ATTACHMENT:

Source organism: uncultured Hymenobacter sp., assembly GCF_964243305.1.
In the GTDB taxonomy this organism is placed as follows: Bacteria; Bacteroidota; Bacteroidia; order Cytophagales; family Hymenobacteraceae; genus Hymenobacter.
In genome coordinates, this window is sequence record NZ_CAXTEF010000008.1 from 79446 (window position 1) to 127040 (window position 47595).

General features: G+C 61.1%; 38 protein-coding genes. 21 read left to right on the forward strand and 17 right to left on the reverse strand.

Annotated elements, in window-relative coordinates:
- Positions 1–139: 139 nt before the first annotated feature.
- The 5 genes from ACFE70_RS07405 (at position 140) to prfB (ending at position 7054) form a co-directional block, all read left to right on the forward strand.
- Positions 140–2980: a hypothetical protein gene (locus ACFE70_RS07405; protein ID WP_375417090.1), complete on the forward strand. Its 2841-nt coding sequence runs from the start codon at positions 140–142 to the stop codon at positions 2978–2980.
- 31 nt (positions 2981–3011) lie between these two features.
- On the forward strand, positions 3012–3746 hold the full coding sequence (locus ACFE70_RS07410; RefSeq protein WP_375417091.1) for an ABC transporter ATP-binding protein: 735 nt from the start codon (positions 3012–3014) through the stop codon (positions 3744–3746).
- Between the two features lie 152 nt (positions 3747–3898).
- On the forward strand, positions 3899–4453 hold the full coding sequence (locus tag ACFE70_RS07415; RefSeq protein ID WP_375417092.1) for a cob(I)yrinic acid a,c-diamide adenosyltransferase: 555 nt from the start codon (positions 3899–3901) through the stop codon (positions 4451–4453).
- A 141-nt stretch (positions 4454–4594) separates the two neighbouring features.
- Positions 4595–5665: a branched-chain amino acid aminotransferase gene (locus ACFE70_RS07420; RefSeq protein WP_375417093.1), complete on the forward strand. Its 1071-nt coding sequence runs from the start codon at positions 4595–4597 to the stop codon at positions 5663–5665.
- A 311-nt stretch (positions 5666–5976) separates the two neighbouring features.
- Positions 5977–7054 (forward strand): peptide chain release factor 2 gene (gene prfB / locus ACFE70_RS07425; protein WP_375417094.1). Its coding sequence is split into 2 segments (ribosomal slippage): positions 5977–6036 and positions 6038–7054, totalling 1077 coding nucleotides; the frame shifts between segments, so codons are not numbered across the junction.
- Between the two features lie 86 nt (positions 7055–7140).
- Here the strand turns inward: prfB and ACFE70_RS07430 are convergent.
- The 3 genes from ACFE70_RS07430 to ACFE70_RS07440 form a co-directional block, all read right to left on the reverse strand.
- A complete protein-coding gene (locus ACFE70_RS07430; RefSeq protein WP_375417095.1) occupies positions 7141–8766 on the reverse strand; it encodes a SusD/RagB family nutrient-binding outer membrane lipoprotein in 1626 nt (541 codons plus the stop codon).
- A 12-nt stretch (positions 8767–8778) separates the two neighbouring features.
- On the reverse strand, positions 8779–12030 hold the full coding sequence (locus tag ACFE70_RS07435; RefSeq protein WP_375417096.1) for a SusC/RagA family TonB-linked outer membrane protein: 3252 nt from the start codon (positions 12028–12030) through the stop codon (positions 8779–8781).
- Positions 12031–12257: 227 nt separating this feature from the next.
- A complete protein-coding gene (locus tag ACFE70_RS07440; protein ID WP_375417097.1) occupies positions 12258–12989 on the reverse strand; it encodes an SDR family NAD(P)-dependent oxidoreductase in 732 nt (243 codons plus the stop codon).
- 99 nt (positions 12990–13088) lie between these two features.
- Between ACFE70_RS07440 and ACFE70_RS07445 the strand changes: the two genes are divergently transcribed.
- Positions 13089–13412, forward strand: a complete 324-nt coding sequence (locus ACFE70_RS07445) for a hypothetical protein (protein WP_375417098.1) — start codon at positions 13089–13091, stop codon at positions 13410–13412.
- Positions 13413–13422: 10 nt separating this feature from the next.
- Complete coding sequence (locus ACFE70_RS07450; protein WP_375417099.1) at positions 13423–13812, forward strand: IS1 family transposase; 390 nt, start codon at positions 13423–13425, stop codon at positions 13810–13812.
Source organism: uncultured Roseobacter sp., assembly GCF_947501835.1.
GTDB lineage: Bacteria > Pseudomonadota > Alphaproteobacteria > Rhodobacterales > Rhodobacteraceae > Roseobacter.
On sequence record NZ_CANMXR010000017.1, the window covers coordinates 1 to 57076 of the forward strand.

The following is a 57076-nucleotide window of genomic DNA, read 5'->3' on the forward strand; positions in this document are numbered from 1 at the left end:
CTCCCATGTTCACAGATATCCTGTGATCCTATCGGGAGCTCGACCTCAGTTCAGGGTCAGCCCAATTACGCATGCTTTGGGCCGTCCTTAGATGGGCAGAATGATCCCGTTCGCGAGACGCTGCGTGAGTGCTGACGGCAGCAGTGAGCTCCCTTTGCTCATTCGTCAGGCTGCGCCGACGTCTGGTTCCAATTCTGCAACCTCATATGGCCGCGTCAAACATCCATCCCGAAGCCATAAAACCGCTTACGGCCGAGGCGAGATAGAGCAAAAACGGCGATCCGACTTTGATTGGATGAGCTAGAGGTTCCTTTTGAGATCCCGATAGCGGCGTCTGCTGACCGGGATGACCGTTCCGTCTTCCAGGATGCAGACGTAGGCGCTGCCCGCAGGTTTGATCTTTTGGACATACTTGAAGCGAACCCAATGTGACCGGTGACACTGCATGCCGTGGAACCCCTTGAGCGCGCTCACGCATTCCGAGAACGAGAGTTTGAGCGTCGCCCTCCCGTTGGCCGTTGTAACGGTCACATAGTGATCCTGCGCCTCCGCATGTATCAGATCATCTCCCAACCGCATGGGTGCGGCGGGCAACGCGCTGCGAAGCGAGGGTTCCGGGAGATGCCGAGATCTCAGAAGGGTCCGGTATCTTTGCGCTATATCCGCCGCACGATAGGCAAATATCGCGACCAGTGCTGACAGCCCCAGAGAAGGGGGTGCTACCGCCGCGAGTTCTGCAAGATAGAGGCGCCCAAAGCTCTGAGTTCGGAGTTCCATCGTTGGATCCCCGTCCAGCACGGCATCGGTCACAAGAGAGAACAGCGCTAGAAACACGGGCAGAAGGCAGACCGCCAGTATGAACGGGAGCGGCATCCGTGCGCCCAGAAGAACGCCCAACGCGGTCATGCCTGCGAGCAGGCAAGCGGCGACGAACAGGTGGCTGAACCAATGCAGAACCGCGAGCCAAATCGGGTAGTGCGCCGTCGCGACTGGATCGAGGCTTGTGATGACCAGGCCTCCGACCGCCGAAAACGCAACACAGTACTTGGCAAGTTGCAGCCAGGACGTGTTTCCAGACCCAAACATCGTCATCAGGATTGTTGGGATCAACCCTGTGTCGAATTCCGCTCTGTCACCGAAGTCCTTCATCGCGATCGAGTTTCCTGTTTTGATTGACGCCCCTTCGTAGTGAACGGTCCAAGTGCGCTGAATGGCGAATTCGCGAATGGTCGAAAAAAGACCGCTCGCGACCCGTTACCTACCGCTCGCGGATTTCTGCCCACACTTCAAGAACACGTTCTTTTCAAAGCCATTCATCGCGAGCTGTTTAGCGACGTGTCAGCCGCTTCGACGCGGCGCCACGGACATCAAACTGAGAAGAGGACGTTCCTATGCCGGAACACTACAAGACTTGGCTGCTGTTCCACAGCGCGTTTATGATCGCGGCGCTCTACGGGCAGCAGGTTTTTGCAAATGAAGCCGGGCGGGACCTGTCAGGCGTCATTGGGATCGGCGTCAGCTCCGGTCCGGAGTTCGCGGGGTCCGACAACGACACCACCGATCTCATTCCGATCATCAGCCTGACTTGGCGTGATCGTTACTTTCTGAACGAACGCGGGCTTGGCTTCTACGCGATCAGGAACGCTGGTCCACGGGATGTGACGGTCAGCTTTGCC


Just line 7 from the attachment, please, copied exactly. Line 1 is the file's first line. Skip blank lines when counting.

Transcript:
- The 5 genes from ACFE70_RS07405 (at position 140) to prfB (ending at position 7054) form a co-directional block, all read left to right on the forward strand.